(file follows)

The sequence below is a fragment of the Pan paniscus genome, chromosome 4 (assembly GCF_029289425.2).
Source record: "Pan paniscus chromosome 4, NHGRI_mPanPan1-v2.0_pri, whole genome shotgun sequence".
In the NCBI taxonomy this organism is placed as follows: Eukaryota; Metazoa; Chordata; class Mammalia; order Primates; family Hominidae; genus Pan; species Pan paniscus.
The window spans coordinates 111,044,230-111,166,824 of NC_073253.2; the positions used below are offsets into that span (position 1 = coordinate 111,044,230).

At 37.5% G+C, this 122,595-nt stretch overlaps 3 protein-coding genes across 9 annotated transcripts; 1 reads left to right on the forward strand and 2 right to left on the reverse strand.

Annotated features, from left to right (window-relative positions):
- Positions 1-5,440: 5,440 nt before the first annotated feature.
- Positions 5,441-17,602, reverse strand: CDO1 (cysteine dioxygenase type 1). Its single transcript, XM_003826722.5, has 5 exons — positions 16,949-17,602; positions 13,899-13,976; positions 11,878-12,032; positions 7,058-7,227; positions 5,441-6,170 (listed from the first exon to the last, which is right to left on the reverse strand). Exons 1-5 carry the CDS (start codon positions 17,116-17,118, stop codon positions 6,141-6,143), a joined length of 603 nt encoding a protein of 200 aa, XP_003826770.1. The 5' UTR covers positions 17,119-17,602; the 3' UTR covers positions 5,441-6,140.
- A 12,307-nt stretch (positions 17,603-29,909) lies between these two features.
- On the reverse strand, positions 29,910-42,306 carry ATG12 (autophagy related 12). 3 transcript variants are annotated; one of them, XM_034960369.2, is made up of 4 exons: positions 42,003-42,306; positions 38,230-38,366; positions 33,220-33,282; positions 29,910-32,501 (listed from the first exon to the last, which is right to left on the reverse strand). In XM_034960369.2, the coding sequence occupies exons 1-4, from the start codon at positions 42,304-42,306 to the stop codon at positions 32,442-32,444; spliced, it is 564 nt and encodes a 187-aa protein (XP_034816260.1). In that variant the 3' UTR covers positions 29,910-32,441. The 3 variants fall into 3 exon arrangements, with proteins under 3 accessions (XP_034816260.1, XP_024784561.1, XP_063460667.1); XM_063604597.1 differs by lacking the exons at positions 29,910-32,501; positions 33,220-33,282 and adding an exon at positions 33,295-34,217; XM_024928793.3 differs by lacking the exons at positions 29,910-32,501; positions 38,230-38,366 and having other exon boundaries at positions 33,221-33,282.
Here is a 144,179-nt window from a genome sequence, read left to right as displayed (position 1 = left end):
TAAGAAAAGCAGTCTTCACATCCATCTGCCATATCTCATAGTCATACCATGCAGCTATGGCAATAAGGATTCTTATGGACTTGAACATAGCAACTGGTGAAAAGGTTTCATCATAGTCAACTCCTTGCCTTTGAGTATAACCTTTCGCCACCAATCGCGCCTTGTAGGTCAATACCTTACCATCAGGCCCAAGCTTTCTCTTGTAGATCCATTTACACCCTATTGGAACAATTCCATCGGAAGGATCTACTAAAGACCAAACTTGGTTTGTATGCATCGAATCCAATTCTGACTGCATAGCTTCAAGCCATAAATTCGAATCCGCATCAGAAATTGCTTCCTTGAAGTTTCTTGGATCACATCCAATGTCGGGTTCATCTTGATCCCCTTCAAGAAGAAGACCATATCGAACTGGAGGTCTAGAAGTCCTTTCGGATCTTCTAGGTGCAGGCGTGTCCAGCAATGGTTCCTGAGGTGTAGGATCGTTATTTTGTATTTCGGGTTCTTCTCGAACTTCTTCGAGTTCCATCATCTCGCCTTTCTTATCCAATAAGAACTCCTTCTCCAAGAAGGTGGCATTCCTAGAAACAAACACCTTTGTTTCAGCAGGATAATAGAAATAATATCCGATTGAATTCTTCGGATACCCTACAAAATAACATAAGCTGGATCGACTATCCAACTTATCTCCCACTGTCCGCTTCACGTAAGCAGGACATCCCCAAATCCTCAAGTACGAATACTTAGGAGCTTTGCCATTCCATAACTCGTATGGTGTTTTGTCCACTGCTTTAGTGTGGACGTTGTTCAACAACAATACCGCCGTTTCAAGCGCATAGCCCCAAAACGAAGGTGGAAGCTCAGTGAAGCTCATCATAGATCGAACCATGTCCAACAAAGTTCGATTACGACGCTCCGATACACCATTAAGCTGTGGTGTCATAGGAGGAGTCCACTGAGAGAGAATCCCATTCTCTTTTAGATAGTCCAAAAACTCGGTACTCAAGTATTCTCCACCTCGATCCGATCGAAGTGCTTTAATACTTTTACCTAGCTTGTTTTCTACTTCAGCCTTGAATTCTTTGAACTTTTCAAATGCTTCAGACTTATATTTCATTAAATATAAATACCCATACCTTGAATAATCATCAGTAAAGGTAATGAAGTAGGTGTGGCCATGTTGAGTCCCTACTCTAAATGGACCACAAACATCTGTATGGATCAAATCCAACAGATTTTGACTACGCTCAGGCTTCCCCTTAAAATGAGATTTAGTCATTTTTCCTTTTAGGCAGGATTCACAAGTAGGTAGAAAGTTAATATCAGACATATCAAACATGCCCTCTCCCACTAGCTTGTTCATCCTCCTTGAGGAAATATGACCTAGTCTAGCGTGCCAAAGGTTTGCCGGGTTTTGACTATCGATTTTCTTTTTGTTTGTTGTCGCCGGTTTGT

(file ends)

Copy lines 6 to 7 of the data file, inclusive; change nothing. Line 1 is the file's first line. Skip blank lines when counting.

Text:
Annotated features, from left to right (window-relative positions):
- Positions 1-5,440: 5,440 nt before the first annotated feature.